An owl rests on a tree branch in the forest of Kermit, W. Va. In Pope Francis' encyclical, "Laudato Si'," he urged that "the entire material universe speaks of God's love. ... Soil, water, mountains: Everything is, as it were, a caress of God." (CNS photo/Tyler Orsburn)

Caring for Our Common Home

Starting the conversation with parishioners about ecological challenges

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Bonnar (new)Embedded in the Book of Ezekiel is an interesting passage about how the prophet is to be a watchman: “The word of the LORD came to me: Son of man, speak to your people and tell them: When I bring the sword against a land, if the people of that land select one of their number as a sentinel for them, and the sentinel sees the sword coming against the land, he should blow the trumpet to warn the people. If they hear the trumpet but do not take the warning and a sword attacks and kills them, their blood will be on their own heads” (33:1-4).

As shepherds of the Church, we are called throught our leading, teaching and sanctifying to be watchmen. To be a watchman, or sentinel, is “to look out or about” and/or “to keep watch,” striving to be ready to sound the trumpet when there is danger of any kind to the flock. This intentional gaze, to peer out into the horizon, goes far beyond looking into the assembly at Mass for any threats. Every day as priests we need to be intentional about not just physical threats that could harm those whom we serve, but spiritual and moral ones as well.

In 2015, Pope Francis sounded the trumpet, signaling danger ahead not just for the flock of the Catholic Church, but the entire world, with the publication of the encyclical letter “Laudato Si’: On Care for Our Common Home.” Pope Francis begins his reflection by referencing St. Francis of Assisi who views Mother Earth as a sister that is crying out because of our common irresponsibility and lack of care. Pope Francis states that the earth “is among the most abandoned and maltreated of our poor; she ‘groans in travail’ (Rom 8:22)” (No. 2). In response to this incessantly intensifying groan, he offers an urgent appeal calling for a conversation that includes everyone because the ecological challenges affect all of us.

Pope Francis wants to alert the entire world to this crisis. At the same time, he calls for an “ecological conversion.” He writes: “‘The external deserts in the world are growing, because the internal deserts have become so vast.’ For this reason, the ecological crisis is also a summons to profound interior conversion. … Living our vocation to be protectors of God’s handiwork is essential to a life of virtue; it is not an optional or a secondary aspect of our Christian experience” (No. 217).

Sadly, the blast of this trumpet, calling for vigilance and change regarding our common home, has fallen on deaf ears and indifferent hearts. On the feast of St. Francis of Assisi in 2023, Pope Francis as God’s watchman blasted the trumpet again with the apostolic exhortation Laudate Deum, seeking to “clarify and complete” his previous reflection.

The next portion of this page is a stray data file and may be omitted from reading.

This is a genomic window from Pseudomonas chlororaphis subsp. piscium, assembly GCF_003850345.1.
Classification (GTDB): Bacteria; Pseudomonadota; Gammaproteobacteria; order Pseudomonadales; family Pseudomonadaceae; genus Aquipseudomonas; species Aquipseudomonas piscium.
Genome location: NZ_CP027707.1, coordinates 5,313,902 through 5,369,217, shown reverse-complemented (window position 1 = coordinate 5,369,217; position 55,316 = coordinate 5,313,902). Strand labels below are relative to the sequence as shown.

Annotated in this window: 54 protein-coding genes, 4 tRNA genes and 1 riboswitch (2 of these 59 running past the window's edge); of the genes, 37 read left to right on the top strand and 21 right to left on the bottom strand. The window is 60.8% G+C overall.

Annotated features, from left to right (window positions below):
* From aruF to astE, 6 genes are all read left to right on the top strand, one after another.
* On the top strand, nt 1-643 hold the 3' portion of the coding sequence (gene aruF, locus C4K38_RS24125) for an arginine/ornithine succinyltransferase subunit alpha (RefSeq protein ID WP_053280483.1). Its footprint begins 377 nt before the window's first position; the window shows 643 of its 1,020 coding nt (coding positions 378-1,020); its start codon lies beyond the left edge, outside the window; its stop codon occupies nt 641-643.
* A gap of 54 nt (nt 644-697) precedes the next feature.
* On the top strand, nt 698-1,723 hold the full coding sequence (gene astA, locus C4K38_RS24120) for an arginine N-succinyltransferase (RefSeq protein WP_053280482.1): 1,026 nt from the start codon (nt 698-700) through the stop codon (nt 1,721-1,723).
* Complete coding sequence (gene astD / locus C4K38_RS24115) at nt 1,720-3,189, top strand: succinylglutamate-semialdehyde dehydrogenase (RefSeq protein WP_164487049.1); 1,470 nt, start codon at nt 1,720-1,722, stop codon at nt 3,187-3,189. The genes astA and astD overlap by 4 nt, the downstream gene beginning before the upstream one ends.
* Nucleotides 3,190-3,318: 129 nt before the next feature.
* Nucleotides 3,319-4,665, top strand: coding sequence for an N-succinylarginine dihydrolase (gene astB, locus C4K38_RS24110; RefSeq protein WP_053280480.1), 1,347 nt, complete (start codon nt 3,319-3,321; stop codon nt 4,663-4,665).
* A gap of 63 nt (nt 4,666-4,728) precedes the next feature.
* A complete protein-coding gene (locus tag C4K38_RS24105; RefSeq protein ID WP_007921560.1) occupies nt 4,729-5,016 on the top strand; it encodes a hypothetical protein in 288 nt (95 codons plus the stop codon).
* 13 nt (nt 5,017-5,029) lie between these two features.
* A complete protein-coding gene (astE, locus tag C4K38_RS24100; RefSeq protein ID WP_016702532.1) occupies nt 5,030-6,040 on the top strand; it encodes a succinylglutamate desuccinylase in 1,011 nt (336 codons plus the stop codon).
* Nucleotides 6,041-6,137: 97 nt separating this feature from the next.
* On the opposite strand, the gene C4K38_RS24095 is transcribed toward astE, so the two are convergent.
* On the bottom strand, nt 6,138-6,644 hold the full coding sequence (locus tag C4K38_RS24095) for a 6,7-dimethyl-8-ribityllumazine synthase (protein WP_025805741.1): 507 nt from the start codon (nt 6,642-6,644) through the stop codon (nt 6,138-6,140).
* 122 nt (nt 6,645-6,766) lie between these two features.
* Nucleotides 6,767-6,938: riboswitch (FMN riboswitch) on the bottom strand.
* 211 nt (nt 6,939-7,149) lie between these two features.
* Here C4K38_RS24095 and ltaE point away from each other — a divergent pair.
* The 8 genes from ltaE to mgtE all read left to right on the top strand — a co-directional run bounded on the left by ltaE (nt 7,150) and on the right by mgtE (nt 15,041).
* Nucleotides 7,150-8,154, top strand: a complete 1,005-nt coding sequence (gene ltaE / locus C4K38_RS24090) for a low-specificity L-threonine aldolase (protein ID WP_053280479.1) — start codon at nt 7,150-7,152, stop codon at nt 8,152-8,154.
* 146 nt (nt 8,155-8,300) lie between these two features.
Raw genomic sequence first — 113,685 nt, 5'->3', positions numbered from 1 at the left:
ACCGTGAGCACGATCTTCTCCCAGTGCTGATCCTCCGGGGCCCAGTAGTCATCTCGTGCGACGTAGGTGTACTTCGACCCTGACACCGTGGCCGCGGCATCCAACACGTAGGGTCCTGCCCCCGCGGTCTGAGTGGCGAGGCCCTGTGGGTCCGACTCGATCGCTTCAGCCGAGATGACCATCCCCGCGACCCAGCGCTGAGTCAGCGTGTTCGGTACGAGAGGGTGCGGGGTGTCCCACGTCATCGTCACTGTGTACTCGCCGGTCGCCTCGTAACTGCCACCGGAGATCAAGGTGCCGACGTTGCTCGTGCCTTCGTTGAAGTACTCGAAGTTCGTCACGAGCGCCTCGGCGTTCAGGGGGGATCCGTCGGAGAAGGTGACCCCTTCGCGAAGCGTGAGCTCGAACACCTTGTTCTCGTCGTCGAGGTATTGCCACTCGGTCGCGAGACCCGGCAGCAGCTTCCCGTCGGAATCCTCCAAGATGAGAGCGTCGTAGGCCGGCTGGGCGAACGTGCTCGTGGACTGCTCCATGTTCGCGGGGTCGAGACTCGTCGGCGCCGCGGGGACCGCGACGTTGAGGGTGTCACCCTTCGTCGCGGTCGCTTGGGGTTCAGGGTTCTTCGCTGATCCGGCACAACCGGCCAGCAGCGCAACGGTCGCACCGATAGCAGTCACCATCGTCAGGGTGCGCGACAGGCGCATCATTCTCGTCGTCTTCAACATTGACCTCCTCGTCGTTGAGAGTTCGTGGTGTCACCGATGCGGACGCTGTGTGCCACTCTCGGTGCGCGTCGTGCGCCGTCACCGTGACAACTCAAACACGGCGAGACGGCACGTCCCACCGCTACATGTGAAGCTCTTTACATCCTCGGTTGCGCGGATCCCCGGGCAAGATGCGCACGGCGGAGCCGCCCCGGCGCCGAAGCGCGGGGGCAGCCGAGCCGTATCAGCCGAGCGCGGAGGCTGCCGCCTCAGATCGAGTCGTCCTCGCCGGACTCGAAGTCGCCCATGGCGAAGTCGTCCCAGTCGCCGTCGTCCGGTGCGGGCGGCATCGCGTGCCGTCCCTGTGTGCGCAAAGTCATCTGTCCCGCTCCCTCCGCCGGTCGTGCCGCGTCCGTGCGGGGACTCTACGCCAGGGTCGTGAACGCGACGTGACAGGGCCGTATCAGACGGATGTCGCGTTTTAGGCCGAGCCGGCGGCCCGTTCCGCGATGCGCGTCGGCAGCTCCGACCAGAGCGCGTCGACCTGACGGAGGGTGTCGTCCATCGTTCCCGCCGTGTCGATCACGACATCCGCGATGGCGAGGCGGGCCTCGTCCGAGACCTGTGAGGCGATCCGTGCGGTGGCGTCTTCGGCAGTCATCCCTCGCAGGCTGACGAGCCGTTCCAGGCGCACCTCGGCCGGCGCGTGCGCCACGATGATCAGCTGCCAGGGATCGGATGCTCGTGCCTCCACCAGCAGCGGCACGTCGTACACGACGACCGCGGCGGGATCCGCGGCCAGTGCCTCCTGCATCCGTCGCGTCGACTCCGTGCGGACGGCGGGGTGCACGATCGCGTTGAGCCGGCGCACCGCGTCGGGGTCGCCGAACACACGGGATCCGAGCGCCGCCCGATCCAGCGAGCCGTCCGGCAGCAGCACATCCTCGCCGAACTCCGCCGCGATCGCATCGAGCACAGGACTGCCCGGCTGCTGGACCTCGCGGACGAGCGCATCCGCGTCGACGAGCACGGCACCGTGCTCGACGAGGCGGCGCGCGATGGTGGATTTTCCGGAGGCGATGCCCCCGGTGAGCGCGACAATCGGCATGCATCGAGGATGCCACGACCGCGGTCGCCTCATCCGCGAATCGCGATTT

Once again, change and conversion are at the heart of this effort. Pope Francis writes, “Yet what is important is something less quantitative: the need to realize that there are no lasting changes without cultural changes, without a maturing of lifestyles and convictions within societies, and there are no cultural changes without personal changes” (Laudate Deum, No. 70).

What can we do in our role as watchmen to echo the sound of this trumpet and invite our people to embrace a greater responsibility and care for our common home? Perhaps the first thing we can do is prayerfully read both documents. It might be helpful to invite members of the parish staff to read them, as well, and consider what we can do as individuals, one by one, to give greater care for our home. We can and must change our ways.

The second thing we can do is for a Laudato Deum committee in the parish. Just as we have parish councils, safety committees, hospitality committees and liturgical committees, we could have a committee intentionally focused on the environment with the task to engender greater awareness and responsibility in this urgent matter.

Finally, as priests, we could consider being more intentional about our meetings, praying for our common home, making use of the prayers found in Laudato Si’ — A Prayer for Our Earth and A Christian Prayer in Union with Creation — all the while seeking to praise our creator God.

BISHOP DAVID J. BONNAR, editor of The Priest, is bishop of the Diocese of Youngstown.

 
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